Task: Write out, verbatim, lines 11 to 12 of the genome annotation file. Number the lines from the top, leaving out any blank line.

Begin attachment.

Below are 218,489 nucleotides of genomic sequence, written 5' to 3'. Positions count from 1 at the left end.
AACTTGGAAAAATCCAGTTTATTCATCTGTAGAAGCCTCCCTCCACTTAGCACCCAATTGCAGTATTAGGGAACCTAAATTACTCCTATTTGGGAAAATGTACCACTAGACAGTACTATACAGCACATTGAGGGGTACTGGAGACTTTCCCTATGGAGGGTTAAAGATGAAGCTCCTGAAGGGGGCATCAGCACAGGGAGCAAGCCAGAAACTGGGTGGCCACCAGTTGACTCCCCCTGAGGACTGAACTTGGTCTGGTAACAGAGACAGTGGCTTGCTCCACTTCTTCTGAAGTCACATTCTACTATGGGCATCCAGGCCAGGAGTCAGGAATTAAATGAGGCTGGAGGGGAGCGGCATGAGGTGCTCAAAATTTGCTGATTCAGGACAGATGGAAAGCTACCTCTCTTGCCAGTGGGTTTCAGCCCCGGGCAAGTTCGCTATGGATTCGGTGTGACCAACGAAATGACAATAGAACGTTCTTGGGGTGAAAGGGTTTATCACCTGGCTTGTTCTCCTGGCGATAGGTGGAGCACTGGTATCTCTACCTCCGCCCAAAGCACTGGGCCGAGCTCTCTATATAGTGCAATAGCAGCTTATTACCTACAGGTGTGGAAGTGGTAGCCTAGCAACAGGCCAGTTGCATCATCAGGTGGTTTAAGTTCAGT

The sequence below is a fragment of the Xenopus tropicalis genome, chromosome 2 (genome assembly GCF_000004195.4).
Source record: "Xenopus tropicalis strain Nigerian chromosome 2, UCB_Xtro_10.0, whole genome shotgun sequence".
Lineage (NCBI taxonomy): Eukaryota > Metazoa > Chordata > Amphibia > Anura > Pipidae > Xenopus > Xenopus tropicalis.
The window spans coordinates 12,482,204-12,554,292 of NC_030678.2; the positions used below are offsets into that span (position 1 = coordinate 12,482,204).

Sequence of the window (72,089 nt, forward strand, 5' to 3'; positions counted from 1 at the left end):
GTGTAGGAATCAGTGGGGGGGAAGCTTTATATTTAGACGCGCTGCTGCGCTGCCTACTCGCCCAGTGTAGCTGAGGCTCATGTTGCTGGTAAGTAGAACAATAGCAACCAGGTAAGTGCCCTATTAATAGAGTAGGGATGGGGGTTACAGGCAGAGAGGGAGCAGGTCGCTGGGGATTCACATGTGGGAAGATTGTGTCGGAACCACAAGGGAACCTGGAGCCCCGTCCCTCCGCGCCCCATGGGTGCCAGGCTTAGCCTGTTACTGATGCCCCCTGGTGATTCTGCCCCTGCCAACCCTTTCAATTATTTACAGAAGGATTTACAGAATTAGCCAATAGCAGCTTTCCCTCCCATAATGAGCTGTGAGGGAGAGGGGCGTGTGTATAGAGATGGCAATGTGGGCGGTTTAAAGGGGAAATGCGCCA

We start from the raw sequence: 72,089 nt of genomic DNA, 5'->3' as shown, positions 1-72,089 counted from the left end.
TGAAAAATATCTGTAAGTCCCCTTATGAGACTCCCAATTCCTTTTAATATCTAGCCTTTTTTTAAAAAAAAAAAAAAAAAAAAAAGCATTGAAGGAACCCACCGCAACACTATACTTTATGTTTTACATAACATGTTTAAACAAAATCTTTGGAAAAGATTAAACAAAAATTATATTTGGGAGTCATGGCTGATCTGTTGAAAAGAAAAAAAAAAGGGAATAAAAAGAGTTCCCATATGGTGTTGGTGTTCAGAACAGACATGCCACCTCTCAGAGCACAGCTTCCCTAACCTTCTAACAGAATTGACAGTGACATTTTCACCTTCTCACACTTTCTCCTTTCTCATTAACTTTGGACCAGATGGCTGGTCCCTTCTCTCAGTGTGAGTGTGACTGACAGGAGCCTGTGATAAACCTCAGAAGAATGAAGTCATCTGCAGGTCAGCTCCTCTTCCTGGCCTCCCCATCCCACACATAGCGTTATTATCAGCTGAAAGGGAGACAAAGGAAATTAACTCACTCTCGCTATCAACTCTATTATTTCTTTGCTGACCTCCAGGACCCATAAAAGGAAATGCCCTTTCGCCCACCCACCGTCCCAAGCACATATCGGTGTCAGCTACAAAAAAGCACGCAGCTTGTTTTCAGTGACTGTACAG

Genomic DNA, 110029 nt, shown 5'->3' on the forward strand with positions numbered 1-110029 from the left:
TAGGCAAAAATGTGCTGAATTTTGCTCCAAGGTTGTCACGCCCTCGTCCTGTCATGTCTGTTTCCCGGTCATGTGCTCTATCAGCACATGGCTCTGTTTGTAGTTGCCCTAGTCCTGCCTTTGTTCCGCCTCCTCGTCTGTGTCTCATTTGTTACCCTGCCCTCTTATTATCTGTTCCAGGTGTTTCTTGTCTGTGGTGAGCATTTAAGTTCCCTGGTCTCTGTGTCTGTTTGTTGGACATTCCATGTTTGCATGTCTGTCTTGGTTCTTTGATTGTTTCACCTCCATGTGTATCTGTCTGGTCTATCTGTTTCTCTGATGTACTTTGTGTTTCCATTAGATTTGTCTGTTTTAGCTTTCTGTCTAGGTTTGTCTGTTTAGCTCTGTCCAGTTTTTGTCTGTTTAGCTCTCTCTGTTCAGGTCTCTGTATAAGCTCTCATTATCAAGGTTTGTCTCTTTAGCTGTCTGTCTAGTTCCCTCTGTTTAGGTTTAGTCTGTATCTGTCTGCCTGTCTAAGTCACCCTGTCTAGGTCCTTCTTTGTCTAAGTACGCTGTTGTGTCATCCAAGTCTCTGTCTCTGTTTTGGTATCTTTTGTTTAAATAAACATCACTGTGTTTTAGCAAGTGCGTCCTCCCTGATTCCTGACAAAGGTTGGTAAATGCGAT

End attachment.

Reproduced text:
Genomic DNA, 110029 nt, shown 5'->3' on the forward strand with positions numbered 1-110029 from the left:
TAGGCAAAAATGTGCTGAATTTTGCTCCAAGGTTGTCACGCCCTCGTCCTGTCATGTCTGTTTCCCGGTCATGTGCTCTATCAGCACATGGCTCTGTTTGTAGTTGCCCTAGTCCTGCCTTTGTTCCGCCTCCTCGTCTGTGTCTCATTTGTTACCCTGCCCTCTTATTATCTGTTCCAGGTGTTTCTTGTCTGTGGTGAGCATTTAAGTTCCCTGGTCTCTGTGTCTGTTTGTTGGACATTCCATGTTTGCATGTCTGTCTTGGTTCTTTGATTGTTTCACCTCCATGTGTATCTGTCTGGTCTATCTGTTTCTCTGATGTACTTTGTGTTTCCATTAGATTTGTCTGTTTTAGCTTTCTGTCTAGGTTTGTCTGTTTAGCTCTGTCCAGTTTTTGTCTGTTTAGCTCTCTCTGTTCAGGTCTCTGTATAAGCTCTCATTATCAAGGTTTGTCTCTTTAGCTGTCTGTCTAGTTCCCTCTGTTTAGGTTTAGTCTGTATCTGTCTGCCTGTCTAAGTCACCCTGTCTAGGTCCTTCTTTGTCTAAGTACGCTGTTGTGTCATCCAAGTCTCTGTCTCTGTTTTGGTATCTTTTGTTTAAATAAACATCACTGTGTTTTAGCAAGTGCGTCCTCCCTGATTCCTGACAAAGGTTGGTAAATGCGAT